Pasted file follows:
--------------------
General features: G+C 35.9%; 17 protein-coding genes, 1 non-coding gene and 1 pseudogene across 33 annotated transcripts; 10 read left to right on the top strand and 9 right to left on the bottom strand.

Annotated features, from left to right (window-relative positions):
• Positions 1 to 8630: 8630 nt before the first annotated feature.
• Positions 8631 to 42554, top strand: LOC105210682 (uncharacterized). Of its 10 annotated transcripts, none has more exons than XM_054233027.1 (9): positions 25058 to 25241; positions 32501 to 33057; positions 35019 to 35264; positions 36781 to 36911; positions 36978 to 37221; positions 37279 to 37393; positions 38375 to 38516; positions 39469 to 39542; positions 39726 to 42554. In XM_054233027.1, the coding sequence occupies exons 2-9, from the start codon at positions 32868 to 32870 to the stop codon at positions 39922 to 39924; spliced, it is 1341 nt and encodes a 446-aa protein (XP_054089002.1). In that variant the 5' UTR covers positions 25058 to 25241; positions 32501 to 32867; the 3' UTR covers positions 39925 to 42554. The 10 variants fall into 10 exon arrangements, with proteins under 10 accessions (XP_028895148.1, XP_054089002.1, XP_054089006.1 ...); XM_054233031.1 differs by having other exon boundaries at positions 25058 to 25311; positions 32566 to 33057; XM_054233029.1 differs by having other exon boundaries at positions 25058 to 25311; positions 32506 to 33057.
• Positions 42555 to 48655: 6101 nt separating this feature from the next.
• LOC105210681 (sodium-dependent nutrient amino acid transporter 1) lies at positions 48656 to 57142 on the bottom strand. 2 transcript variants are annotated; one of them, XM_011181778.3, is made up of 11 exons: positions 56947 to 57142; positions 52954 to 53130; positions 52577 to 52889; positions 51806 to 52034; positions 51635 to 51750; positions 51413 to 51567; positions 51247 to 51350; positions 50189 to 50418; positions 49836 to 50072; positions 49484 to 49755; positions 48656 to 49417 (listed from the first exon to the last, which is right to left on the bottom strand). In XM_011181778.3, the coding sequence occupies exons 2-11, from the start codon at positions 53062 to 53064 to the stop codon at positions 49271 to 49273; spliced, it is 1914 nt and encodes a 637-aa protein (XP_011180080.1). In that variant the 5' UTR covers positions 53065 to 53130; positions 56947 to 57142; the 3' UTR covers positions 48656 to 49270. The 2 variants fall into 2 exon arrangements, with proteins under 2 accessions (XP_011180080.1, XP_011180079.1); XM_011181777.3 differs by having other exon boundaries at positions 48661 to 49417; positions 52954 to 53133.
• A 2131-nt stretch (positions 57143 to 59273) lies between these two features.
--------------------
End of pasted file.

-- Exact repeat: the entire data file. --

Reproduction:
General features: G+C 35.9%; 17 protein-coding genes, 1 non-coding gene and 1 pseudogene across 33 annotated transcripts; 10 read left to right on the top strand and 9 right to left on the bottom strand.

Annotated features, from left to right (window-relative positions):
• Positions 1 to 8630: 8630 nt before the first annotated feature.
• Positions 8631 to 42554, top strand: LOC105210682 (uncharacterized). Of its 10 annotated transcripts, none has more exons than XM_054233027.1 (9): positions 25058 to 25241; positions 32501 to 33057; positions 35019 to 35264; positions 36781 to 36911; positions 36978 to 37221; positions 37279 to 37393; positions 38375 to 38516; positions 39469 to 39542; positions 39726 to 42554. In XM_054233027.1, the coding sequence occupies exons 2-9, from the start codon at positions 32868 to 32870 to the stop codon at positions 39922 to 39924; spliced, it is 1341 nt and encodes a 446-aa protein (XP_054089002.1). In that variant the 5' UTR covers positions 25058 to 25241; positions 32501 to 32867; the 3' UTR covers positions 39925 to 42554. The 10 variants fall into 10 exon arrangements, with proteins under 10 accessions (XP_028895148.1, XP_054089002.1, XP_054089006.1 ...); XM_054233031.1 differs by having other exon boundaries at positions 25058 to 25311; positions 32566 to 33057; XM_054233029.1 differs by having other exon boundaries at positions 25058 to 25311; positions 32506 to 33057.
• Positions 42555 to 48655: 6101 nt separating this feature from the next.
• LOC105210681 (sodium-dependent nutrient amino acid transporter 1) lies at positions 48656 to 57142 on the bottom strand. 2 transcript variants are annotated; one of them, XM_011181778.3, is made up of 11 exons: positions 56947 to 57142; positions 52954 to 53130; positions 52577 to 52889; positions 51806 to 52034; positions 51635 to 51750; positions 51413 to 51567; positions 51247 to 51350; positions 50189 to 50418; positions 49836 to 50072; positions 49484 to 49755; positions 48656 to 49417 (listed from the first exon to the last, which is right to left on the bottom strand). In XM_011181778.3, the coding sequence occupies exons 2-11, from the start codon at positions 53062 to 53064 to the stop codon at positions 49271 to 49273; spliced, it is 1914 nt and encodes a 637-aa protein (XP_011180080.1). In that variant the 5' UTR covers positions 53065 to 53130; positions 56947 to 57142; the 3' UTR covers positions 48656 to 49270. The 2 variants fall into 2 exon arrangements, with proteins under 2 accessions (XP_011180080.1, XP_011180079.1); XM_011181777.3 differs by having other exon boundaries at positions 48661 to 49417; positions 52954 to 53133.
• A 2131-nt stretch (positions 57143 to 59273) lies between these two features.